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How to Time the Markets Like an Investing Pro - February 12, 2020

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Being that unique investor who has the power to constantly time the market and continually make a profit is the dream for most traders and investors.

Indeed, even among those investors who don't try to consistently time the markets, many think they can still call a top and act opportunistically. It's at these times when an investor who speculates often sits on the sidelines and looks for better opportunities to put money into the market.

Lost chances by those who attempt to time the market is a common mistake among those who trade their own accounts. How many traders have lost investing opportunities by choosing to wait for the Transportation stocks to correct or reach attractive entry levels? Only for them to continue to move higher and achieve new all-time highs: Air France-KLM SA (AFLYY), Air Lease Corporation (AL), Allegiant Travel Company (ALGT), Alaska Air Group, Inc. (ALK), Matson, Inc. (MATX - Free Report)

Dread and exuberance regularly propel investors into merely 'reacting' to market volatility, rather than envisioning market trends.

Accomplished market timing requires three key components: 1) A dependable sign of when to get in and out of stocks. 2) The capacity to act upon signals quickly and accurately. 3) Have the stomach to act on market signals, no matter how counterintuitive the move may be.

Market timing is commonly perceived as the ability to guess the exact market top or bottom and make moves accordingly. However, there is a less common, rather straightforward market timing strategy that has been utilized effectively by insightful financial specialists like Warren Buffet for a considerable length of time.

Rule 1: Never try and time tops and bottoms.

Forget tracking for market tops or bottoms to expand your odds for success with a longer timeline and give yourself the flexibility to eventually profit, regardless of whether your calls are spot-on or way off-base.

Rule 2: Make an effort not to sell in the midst of little crashes. Muster the courage to trust your gut and buy best in class stocks at a discount.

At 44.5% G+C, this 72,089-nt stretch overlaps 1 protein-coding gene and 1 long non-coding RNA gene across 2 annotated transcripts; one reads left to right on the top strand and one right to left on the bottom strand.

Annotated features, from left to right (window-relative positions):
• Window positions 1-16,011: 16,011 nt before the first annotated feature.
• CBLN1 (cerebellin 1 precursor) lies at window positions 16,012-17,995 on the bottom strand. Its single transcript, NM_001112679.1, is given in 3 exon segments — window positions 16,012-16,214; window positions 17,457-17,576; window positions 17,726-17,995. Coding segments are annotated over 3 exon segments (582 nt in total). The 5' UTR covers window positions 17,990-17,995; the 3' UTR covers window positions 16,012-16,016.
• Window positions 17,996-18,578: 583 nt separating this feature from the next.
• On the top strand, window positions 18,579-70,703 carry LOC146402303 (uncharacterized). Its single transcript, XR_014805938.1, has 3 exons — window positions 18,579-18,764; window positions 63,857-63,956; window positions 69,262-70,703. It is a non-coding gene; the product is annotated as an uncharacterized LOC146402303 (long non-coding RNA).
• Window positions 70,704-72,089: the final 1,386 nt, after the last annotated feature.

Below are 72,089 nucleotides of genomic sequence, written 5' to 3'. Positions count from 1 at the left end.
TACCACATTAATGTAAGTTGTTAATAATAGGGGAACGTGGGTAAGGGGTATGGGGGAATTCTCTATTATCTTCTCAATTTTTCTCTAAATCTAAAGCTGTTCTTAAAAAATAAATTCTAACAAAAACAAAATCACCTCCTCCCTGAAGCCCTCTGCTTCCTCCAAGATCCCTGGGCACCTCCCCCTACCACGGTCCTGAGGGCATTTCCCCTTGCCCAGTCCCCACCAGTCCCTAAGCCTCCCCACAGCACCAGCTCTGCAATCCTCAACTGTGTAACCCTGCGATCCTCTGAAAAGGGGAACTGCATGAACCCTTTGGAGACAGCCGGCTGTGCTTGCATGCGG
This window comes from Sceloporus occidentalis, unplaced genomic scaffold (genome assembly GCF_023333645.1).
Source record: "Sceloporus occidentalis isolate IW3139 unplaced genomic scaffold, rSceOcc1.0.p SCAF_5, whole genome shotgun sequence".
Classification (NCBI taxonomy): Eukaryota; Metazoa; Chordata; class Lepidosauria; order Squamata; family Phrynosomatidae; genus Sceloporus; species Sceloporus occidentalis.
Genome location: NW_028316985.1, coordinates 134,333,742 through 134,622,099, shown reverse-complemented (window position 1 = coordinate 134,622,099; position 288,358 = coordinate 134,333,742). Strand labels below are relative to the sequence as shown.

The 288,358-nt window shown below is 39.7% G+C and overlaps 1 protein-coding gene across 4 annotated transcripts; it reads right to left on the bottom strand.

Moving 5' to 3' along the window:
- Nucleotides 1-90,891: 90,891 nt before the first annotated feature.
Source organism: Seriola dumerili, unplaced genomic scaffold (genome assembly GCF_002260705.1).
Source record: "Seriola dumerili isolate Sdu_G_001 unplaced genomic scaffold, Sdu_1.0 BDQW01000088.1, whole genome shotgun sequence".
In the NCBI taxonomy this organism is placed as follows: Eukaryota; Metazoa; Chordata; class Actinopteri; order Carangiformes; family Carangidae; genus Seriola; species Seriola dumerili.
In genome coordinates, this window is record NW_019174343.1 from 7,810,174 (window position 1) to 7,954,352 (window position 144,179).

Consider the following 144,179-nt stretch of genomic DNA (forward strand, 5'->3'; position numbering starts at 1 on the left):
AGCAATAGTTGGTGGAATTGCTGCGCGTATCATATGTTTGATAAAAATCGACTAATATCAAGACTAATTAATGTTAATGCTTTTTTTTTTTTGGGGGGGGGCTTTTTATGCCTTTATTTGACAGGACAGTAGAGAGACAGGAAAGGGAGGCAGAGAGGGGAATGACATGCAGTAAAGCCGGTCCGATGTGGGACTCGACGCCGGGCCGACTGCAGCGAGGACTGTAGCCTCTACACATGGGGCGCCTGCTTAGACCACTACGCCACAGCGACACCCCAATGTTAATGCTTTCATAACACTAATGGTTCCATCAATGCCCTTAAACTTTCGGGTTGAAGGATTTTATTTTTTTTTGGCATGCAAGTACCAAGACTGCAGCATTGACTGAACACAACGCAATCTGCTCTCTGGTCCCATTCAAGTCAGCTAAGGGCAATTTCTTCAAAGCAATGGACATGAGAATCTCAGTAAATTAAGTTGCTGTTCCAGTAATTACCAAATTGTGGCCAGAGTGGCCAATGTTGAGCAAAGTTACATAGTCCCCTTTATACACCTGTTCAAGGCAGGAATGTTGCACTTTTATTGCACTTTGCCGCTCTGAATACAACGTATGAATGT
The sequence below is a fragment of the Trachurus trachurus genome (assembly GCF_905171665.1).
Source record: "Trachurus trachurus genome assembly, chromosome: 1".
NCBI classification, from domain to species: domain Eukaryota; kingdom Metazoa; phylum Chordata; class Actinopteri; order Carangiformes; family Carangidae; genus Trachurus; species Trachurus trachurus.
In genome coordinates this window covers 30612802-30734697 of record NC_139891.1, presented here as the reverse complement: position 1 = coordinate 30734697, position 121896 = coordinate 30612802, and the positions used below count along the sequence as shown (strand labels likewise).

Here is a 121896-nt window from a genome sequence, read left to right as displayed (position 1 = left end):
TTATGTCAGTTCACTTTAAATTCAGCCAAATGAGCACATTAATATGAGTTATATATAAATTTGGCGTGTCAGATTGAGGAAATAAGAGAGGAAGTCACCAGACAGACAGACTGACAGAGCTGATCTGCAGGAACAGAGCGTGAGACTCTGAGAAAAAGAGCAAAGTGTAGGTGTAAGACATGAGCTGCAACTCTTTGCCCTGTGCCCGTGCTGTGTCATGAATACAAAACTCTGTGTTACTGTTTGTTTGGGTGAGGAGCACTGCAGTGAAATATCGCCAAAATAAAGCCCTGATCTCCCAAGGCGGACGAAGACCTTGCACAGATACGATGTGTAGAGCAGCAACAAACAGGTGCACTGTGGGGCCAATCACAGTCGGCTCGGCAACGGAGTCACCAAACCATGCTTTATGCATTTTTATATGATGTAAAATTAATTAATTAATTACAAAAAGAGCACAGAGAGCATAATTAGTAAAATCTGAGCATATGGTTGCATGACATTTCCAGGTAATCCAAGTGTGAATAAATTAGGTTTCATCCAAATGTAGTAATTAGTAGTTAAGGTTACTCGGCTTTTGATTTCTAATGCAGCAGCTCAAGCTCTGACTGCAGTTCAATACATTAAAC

Warren Buffett has made a great part of his fortune due to this simple rule. He cautions not to sell amid little crashes and to instead endure the temporary hardship and profit by concentrating on the long haul.

There is a major distinction between a financial crash and a mild market reset. If you own shares of a company that is well - established and has strong fundamentals, they are probably going to rebound to their pre - crash prices eventually, thereby rendering holding on a wise decision. Warren Buffett takes this thought a notch higher and frequently goes on a buying binge when markets turn, purchasing additional shares of his favorite stocks at a major markdown and tuning in to his own recommendation of being greedy when others are scared, and being scared when others are greedy.

A Risk Adjusted Trading Strategy Should be Followed for Your Retirement Assets

It's only human that many succumb to greed and try and game the system by timing the market. But, think about this: Nobel Laureate William Sharpe found in 1975 that a market timer would need to be precise 74% of the time to beat a passive portfolio. Even a slight outperformance probably wouldn't be worth the energy - and given that even the experts generally fail at it, market timing shouldn't be your exclusive investing strategy of choice, especially using assets earmarked for your retirement.

Chasing alpha, outsized, short - term returns through market timing and other high - risk bets is acceptable only within a small part of your investable resources, however for your long - term retirement assets a 'risk-adjusted' investment discipline is what largely bodes well.

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